Clemson University recently installed the first-ever lighting system to use Power over Ethernet (PoE) technology on a college campus.
The system features a PoE-based installation by Philips, which was implemented in the Watt Family Innovation Center.
With this new lighting solution, the university will save up to 70 percent in energy costs, when compared to conventional lighting solutions.
“The Watt Family Innovation Center is a beacon for progressive schools like Clemson University looking to engage and motivate their students to develop cutting-edge ideas in collaboration with industry and government that can have real world impact,” said Amy Huntington, President of Philips Lighting Americas, in a previous statement. “This is the first time that a University in the US will benefit from a commercial Power over Ethernet connected lighting system which will be able to deliver more control, energy efficiency and cost savings directly to the center. We are proud to be a founding innovation partner and help support the vision of the center with these lighting solutions.”
How It Works:
According to BusinessWire.com, Clemson University’s PoE solution will gain the institutions savings like this:
The intelligent PoE system delivers energy savings by gathering historical and real-time anonymous data from each lighting fixture to determine when a room is being used. These occupancy sensors also trigger lights to turn on and off, saving additional energy. The Philips EnvisionManager, an advanced lighting control system, enables all the lights to be controlled from a single, tailored software console. The system supports remote access and web based control letting occupants control their lights via any authorized computer, smartphone or tablet. This ensures the right amount of light is provided only when, where and how it is needed.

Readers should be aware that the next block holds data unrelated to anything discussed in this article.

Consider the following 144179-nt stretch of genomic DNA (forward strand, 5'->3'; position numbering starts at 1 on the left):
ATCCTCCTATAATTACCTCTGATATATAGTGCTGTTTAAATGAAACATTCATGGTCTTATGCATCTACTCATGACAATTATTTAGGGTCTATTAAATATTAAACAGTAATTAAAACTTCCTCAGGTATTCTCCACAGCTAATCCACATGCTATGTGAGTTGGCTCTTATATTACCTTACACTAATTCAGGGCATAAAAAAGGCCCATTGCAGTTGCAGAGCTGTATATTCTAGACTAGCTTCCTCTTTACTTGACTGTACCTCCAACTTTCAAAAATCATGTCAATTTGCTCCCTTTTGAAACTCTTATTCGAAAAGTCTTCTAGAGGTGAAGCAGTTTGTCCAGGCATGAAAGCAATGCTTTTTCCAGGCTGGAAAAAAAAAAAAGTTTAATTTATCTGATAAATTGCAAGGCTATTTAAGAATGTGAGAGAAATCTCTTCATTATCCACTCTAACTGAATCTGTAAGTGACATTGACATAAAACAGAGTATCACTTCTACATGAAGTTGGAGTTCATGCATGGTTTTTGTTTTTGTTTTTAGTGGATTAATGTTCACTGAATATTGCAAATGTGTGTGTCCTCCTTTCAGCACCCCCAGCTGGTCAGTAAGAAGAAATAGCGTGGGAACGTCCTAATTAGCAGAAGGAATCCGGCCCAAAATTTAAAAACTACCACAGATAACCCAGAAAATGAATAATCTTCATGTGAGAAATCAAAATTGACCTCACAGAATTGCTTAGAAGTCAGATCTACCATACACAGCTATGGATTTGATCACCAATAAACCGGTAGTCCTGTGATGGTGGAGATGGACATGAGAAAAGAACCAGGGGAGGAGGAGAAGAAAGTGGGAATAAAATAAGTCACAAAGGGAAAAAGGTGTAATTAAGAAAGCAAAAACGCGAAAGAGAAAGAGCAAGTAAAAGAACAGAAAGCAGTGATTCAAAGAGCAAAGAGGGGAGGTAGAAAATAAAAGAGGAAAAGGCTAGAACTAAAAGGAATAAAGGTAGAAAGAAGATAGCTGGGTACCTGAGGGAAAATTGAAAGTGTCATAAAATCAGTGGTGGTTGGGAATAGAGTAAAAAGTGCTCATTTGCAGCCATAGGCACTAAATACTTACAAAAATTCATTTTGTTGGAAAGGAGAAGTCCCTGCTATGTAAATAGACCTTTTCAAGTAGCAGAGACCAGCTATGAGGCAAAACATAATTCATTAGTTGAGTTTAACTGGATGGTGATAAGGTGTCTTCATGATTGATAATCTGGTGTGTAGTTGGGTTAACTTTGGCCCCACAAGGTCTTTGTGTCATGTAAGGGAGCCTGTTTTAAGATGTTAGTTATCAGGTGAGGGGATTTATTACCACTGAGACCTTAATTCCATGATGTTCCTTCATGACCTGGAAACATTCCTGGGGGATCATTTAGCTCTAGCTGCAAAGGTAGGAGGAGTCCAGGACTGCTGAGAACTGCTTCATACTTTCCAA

In a statement by Philips, the center’s additional lighting solutions include:
• LED lighting to provide flexible work spaces that encourage collaboration in the innovation center
• Up to 70 percent in energy savings, compared to similar buildings using conventional lighting
• Ability to gather historical and real-time anonymous data for lighting fixtures to determine when and how rooms are used, and trigger lights to turn on and off to save energy
• Use of Philips EnvisionManager, an advanced lighting system, which enables lighting control via a software console and allows building occupants to control their lights via an authorized computer, smartphone or tablet
Clemson University also collaborated with Philips to “create a large media façade using Philips iColor Flex LMX gen2, flexible strands of large-intensity nodes with intelligent colored light.”
This façade uses digital canvases and more than 45,000 individually controllable light points to deliver messages and images across campus.
“We have built a cutting-edge facility that showcases Clemson’s academic enterprise in action. Philips has been an outstanding partner and their lighting solutions allow us to reach our sustainability goals while giving us the ability to better understand how the building is being used and the ability to adjust the space-flexible facility as needed,” said Dr. Charles Watt, Clemson alumnus and Founding Director of the Watt Family Innovation Center, in a previous statement. “We are most appreciative of the partnership and the products they have in this new building on the Clemson University campus.”